Trivia Minute February 4, 2016

Postage: Making the Appointed Rounds

by Marcus Michelson
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The Inverted Jenny postage stamp featuring an upside down Curtiss JN-4 (Photo by U.S. Bureau of Engraving and Printing via Wikimedia Commons)

25 years ago today, first-class postage in the United States was increased from 25 cents to 29 cents.

Here are a few facts about the postal service, stamps and stamp collecting.

The earliest postal system in North America wasn’t much of a system at all. Ships would carry mail into port and advertise in the local newspaper the names of those who had mail waiting. The recipient would usually have to pay for the service. A private postal service began in Boston in 1639, but service between Boston and New York had to wait until 1672. In 1692, the British Crown granted Thomas Neale the right to set up a postal system and collect tax on all official documents. When the patent expired 21 years later, the British Parliament extended their system to the Colonies.

On July 26, 1775, the United States Post Office was created. Benjamin Franklin was the first Postmaster General and served until being named representative to France in September 1776. From 1829 to 1971, the Postmaster General was a position in the President’s cabinet. In 1971, the Post Office was replaced by the independent United States Postal Service.

The first American postage stamps were issued in 1847 in denominations of 5 and 10 cents. The five-cent stamp paid for a one-ounce letter traveling less than 300 miles. A 10-cent stamp was required for heavier letters or those going more than 300 miles. Five cents in 1847 is equivalent to $1.28 today. The cost of first-class postage eventually decreased to two cents in 1919. It has increased ever since. It passed the 10-cent barrier in 1974, 20 cents in 1981, 30 cents in 1995 and 40 cents in 2007. The current cost is 49 cents for a first-class letter, a bargain compared to 1847.

Package prices were separated from letter prices in 2007.

The study of stamps and postal history is called philately. Among the rarest and most valuable stamps are the British Penny Black, the Mauritius “Post Office” Stamp and the American Inverted Jenny, which was a misprint featuring an upside down airplane. The most valuable stamp is the British Guiana 1c Magenta, which sold for almost $9.5 million in 2014; only one copy is known to exist.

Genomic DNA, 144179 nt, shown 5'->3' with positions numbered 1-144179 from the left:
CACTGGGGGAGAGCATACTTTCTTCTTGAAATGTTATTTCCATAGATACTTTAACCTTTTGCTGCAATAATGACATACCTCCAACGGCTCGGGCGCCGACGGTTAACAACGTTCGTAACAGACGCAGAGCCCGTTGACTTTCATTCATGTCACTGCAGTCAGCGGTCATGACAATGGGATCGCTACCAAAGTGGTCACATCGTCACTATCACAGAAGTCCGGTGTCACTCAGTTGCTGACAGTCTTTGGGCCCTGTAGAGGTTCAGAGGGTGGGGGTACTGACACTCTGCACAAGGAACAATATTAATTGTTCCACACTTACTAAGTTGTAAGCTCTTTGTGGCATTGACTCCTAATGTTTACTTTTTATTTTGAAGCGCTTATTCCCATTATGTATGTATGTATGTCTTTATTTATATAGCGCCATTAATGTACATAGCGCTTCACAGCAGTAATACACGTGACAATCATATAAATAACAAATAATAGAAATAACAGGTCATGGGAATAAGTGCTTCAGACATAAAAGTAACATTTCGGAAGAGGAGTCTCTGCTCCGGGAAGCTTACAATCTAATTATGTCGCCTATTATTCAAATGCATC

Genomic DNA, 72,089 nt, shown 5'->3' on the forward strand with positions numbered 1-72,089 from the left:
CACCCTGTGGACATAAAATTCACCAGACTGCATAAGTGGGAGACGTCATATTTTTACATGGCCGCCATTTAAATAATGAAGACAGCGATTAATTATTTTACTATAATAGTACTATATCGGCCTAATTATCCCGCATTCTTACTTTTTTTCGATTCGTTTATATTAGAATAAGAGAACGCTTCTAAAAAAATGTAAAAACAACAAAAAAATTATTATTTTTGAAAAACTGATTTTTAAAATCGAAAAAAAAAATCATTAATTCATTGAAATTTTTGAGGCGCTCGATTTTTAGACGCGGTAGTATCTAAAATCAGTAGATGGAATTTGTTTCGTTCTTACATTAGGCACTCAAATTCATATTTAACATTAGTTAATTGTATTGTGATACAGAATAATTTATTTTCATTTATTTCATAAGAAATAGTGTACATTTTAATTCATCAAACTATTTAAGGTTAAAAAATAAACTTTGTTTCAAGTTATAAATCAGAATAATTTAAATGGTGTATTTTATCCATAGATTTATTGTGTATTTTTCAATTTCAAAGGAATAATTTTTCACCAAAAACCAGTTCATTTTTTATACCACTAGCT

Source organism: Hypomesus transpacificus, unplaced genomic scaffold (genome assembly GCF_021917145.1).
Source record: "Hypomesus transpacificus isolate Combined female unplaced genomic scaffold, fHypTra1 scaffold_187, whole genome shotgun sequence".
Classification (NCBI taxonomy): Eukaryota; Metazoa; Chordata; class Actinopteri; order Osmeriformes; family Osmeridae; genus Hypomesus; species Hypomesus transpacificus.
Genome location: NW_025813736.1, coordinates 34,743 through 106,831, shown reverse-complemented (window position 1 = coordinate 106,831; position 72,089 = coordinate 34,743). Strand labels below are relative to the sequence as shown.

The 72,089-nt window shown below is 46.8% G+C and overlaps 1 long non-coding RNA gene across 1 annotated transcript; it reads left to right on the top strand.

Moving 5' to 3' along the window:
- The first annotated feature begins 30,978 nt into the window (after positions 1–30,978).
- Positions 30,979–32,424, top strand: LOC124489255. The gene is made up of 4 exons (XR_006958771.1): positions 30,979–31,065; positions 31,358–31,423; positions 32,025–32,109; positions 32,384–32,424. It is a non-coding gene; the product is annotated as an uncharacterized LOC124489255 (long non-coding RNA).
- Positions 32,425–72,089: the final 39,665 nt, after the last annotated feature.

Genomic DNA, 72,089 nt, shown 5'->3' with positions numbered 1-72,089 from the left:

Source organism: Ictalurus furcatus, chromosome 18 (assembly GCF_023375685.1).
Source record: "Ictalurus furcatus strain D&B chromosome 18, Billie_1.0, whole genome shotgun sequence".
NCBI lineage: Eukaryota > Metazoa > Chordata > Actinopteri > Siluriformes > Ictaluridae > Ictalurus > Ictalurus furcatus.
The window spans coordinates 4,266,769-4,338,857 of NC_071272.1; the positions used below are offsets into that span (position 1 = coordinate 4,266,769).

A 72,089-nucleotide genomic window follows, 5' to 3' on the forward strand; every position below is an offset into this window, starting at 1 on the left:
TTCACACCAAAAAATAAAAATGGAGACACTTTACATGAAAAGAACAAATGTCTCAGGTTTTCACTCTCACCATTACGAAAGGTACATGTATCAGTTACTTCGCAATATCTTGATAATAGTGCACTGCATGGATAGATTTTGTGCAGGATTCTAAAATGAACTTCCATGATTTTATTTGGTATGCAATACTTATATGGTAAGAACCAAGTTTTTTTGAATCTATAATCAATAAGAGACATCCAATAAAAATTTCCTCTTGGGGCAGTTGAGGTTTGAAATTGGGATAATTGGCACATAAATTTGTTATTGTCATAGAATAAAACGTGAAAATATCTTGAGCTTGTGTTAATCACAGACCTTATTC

Our question: What do stamp collectors call envelopes?

Today is World Cancer Day and Independence Day in Sri Lanka.  It’s also national stuffed mushroom day, national thank a mailman day and homemade soup day. It’s the birthday of American civil rights pioneer Rosa Parks, aviator Charles Lindbergh, and Irish comedian Dara O’Briain.

In 1974, the year first-class postage hit 10 cents , the top song in the U.S. was “The Way We Were” by Barbra Streisand; the No. 1 movie was “The Exorcist,” while the novel “Burr” by Gore Vidal topped the New York Times Bestsellers list.

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Sources

https://en.wikipedia.org/wiki/United_States_Postal_Service

https://en.wikipedia.org/wiki/History_of_United_States_postage_rates

https://en.wikipedia.org/wiki/Philately

https://en.wikipedia.org/wiki/Inverted_Jenny

https://en.wikipedia.org/wiki/British_Guiana_1c_magenta

https://en.wikipedia.org/wiki/Pre-adhesive_mail

https://en.wikipedia.org/wiki/United_States_Postmaster_General

https://en.wikipedia.org/wiki/Benjamin_Franklin

http://www.westegg.com/inflation/infl.cgi

http://www.billboard.com/archive/charts/1974/hot-100

https://en.wikipedia.org/wiki/List_of_1974_box_office_number-one_films_in_the_United_States

http://www.hawes.com/1974/1974-02-03.pdf

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